Millions of people worldwide fly with a commercial airline every day. Less than two-thirds of those airline passengers utilize mobile boarding passes; meaning the majority of passengers still use printed boarding passes.
Many of those passengers end up leaving that boarding pass on the plane or discarding it at their destination. In the age of social media, posting a photo of your boarding pass is a great way to make all your friends jealous of your European vacation. In fact, a simple Instagram search of #boardingpass, returns over 91,000 results.
So what’s the big deal with posting or throwing away your boarding pass? Well, the information printed on airline boarding passes may jeopardize your privacy or even cause trip disruptions down the road.
This information was first brought to light in late 2015, by notable cybersecurity website Krebs on Security. In the post, security researcher Brian Krebs, details the story of a longtime reader named Cory, who said he began to get curious about the data stored inside a boarding pass barcode after a friend posted a picture of his boarding pass on Facebook. Cory took a screenshot of the boarding pass, enlarged it, and quickly found a site online that could read the data.
“I found a website that could decode the data and instantly had lots of info about his trip,” Cory said, showing this author step-by-step exactly how he was able to find this information. ‘
“Besides his name, frequent flyer number and other [personally identifiable information], I was able to get his record locator (a.k.a. “record key” for the Lufthansa flight he was taking that day,” Cory said. “I then proceeded to Lufthansa’s website and using his last name (which was encoded in the barcode) and the record locator was able to get access to his entire account. Not only could I see this one flight, but I could see ANY future flights that were booked to his frequent flyer number from the Star Alliance.”
The access granted by Lufthansa’s site also included his friend’s phone number, and the name of the person who booked the flight. More worrisome, Cory now had the ability to view all future flights tied to that frequent flyer account, change seats for the ticketed passengers, and even cancel any future flights.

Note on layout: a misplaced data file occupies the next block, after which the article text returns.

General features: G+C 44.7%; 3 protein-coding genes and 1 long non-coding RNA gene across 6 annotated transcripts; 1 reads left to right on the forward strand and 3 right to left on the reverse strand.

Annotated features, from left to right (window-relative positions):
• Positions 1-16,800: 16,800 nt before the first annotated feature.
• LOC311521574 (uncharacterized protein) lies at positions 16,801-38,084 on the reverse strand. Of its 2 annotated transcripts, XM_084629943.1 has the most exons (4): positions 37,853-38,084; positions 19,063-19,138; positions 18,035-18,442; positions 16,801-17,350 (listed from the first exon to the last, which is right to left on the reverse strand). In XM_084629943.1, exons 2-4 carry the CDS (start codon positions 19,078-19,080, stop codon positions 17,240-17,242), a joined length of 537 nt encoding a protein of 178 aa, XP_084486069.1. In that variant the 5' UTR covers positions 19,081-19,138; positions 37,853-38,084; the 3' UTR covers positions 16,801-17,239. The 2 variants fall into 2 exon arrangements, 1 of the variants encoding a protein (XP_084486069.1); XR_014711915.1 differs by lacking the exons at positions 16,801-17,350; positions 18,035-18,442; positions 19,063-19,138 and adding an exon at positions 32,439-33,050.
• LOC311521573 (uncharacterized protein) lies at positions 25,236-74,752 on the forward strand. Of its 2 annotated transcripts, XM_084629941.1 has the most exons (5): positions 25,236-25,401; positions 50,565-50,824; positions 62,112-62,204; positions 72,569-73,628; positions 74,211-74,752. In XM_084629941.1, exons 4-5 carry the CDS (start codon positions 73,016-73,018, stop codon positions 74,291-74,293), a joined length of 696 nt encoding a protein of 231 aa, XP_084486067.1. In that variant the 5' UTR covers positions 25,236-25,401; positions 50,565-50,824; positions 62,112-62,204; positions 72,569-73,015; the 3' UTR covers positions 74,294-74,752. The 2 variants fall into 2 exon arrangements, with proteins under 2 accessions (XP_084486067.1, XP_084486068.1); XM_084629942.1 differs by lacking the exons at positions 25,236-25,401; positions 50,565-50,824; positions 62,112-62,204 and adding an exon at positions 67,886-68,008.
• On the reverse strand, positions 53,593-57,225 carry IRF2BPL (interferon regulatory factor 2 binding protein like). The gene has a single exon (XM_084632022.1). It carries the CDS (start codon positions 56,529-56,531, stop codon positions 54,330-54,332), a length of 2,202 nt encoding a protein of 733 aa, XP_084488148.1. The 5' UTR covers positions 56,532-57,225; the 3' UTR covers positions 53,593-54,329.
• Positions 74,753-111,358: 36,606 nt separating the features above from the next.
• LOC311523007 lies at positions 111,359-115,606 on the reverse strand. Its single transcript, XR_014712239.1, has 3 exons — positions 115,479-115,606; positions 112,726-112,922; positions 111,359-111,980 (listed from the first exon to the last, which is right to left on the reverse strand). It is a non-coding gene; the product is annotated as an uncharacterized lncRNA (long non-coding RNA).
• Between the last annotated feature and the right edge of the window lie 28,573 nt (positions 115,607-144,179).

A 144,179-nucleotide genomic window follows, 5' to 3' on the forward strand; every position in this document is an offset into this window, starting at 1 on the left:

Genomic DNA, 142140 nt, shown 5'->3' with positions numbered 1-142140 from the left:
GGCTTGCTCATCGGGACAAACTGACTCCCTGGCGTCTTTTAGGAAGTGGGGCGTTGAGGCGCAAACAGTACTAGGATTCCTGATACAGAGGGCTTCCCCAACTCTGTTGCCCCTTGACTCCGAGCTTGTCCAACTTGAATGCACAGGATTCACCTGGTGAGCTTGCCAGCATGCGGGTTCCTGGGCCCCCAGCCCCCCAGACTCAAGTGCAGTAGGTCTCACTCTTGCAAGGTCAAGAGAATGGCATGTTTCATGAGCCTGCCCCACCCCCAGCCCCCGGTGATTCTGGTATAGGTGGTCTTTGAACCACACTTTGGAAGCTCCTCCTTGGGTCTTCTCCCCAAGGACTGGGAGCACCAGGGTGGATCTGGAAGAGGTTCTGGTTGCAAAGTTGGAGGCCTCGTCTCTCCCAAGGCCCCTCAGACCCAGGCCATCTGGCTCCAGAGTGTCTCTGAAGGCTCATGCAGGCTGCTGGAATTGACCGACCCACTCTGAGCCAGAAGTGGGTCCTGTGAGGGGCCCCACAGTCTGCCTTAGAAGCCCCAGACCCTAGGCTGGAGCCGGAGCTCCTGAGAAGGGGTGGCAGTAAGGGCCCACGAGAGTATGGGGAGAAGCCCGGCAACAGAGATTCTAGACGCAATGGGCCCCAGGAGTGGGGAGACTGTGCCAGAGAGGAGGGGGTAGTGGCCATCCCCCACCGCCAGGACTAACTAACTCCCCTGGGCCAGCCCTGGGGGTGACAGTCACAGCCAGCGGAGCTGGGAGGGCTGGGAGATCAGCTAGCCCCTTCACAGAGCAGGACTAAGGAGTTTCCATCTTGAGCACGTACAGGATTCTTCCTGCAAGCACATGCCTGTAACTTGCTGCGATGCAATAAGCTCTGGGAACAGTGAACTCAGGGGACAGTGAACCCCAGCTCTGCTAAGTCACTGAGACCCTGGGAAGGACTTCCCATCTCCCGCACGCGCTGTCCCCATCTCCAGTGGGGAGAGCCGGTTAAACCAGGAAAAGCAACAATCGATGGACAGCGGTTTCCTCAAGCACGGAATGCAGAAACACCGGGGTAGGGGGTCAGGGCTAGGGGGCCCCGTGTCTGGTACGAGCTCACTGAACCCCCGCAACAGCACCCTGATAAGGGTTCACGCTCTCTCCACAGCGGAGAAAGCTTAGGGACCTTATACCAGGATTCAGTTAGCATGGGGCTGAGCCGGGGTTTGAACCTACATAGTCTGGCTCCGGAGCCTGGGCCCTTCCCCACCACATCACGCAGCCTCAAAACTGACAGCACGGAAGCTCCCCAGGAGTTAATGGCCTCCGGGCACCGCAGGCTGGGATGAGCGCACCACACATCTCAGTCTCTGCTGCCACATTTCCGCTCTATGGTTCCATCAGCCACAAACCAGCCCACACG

This story was largely debated and tested. Many online stated that the claims made were untrue for various airlines.
More recently, security researcher Michal Špaček gave a talk at a conference in the Czech Republic where he explained how a few details from a picture of a friend’s boarding pass posted online gave him the ability to view his friend’s passport information via the airline’s website, and to change the password for another friend’s United Airlines frequent flyer account.
Working from a British Airways boarding pass that a friend posted to Instagram, Špaček found he could log in to the airline’s passenger reservations page using the six-digit Passenger Name Record (PNR) and the last name of the passenger (both are displayed on the front of the boarding pass).
Passenger Name Records are essentially a temporary password issued by airlines, that are used to coordinate global travel, printed inside all boarding pass barcodes and on all luggage tags.
In this talk from last year’s Chaos Communication Congress (CCC) in Berlin by security researchers Karsten Nohl and Nemanja Nikodijevic, the two detail the weaknesses in the PNR system.
“If the PNR is supposed to be a secure password, then it should be treated like one,” Nohl said. “But they don’t keep it secret, but rather print it on everything you get from the airline. For instance, on every piece of luggage you have your last name and the six-digit (PNR) code.”
Once gaining access to his friend’s account using the PNR gleaned from the photo, Špaček saw he could cancel future flights, and view or edit his friend’s passport number, citizenship, expiration date and date of birth.
Additionally, boarding pass barcodes and QR codes usually contain all of the data shown on the front of a boarding pass, and some boarding pass barcodes actually conceal more personal information than what’s printed on the boarding pass. With the proliferation of barcode/QR reader apps, this information can be easily decoded.
United Airlines has recently updated their login process to require more stringent steps that no longer make login possible without access to the user’s email account.
While the information garnered from a boarding pass may seem trivial or compartmentalized to only being important during travel, these little tidbits of information may be all a cyber thief needs to complete the bigger picture of your identity.
- You never know what bits of information are contained in a personally identifying barcode, or who may be looking to use them. Refrain from posting photos online containing the barcode to boarding passes, concert tickets, etc.
- While bragging about vacations on social media, it also alerts thieves that you are out of town. This can be used for social engineering attacks, or CEO fraud.
- Avoid leaving boarding passes in airplane seatbacks or hotel waste bins. Bring them home and shred them to minimize risk to your privacy.
When it comes to protecting your private information, our advice will always be to err on the side of being overly cautious. In today’s connected world, we’re always just one click (or Instagram post) away from cybertheft.